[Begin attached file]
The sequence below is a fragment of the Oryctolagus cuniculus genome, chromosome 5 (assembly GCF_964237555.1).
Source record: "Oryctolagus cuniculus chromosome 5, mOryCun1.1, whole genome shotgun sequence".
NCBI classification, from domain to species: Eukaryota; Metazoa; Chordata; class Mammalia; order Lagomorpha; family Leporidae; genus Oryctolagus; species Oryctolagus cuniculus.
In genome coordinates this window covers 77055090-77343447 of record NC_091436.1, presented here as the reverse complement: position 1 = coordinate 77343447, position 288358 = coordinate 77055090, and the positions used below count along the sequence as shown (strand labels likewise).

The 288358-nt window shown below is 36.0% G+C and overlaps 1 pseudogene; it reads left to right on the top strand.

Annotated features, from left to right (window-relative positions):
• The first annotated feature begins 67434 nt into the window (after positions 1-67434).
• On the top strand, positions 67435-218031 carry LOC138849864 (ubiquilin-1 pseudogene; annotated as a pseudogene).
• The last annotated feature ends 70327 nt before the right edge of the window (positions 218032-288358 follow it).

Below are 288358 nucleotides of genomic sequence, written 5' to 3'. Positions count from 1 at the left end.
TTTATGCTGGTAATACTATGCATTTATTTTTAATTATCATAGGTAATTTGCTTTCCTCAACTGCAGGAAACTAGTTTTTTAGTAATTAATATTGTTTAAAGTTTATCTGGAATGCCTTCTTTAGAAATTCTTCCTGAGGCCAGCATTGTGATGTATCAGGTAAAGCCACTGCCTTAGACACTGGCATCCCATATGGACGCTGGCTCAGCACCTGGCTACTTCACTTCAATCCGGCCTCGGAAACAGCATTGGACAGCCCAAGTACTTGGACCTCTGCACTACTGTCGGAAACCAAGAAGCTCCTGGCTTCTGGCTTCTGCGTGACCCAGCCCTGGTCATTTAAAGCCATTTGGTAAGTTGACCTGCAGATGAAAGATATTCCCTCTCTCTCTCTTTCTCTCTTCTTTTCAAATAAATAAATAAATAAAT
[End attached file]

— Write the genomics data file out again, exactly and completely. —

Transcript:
The sequence below is a fragment of the Oryctolagus cuniculus genome, chromosome 5 (assembly GCF_964237555.1).
Source record: "Oryctolagus cuniculus chromosome 5, mOryCun1.1, whole genome shotgun sequence".
NCBI classification, from domain to species: Eukaryota; Metazoa; Chordata; class Mammalia; order Lagomorpha; family Leporidae; genus Oryctolagus; species Oryctolagus cuniculus.
In genome coordinates this window covers 77055090-77343447 of record NC_091436.1, presented here as the reverse complement: position 1 = coordinate 77343447, position 288358 = coordinate 77055090, and the positions used below count along the sequence as shown (strand labels likewise).

The 288358-nt window shown below is 36.0% G+C and overlaps 1 pseudogene; it reads left to right on the top strand.

Annotated features, from left to right (window-relative positions):
• The first annotated feature begins 67434 nt into the window (after positions 1-67434).
• On the top strand, positions 67435-218031 carry LOC138849864 (ubiquilin-1 pseudogene; annotated as a pseudogene).
• The last annotated feature ends 70327 nt before the right edge of the window (positions 218032-288358 follow it).

Below are 288358 nucleotides of genomic sequence, written 5' to 3'. Positions count from 1 at the left end.
TTTATGCTGGTAATACTATGCATTTATTTTTAATTATCATAGGTAATTTGCTTTCCTCAACTGCAGGAAACTAGTTTTTTAGTAATTAATATTGTTTAAAGTTTATCTGGAATGCCTTCTTTAGAAATTCTTCCTGAGGCCAGCATTGTGATGTATCAGGTAAAGCCACTGCCTTAGACACTGGCATCCCATATGGACGCTGGCTCAGCACCTGGCTACTTCACTTCAATCCGGCCTCGGAAACAGCATTGGACAGCCCAAGTACTTGGACCTCTGCACTACTGTCGGAAACCAAGAAGCTCCTGGCTTCTGGCTTCTGCGTGACCCAGCCCTGGTCATTTAAAGCCATTTGGTAAGTTGACCTGCAGATGAAAGATATTCCCTCTCTCTCTCTTTCTCTCTTCTTTTCAAATAAATAAATAAATAAAT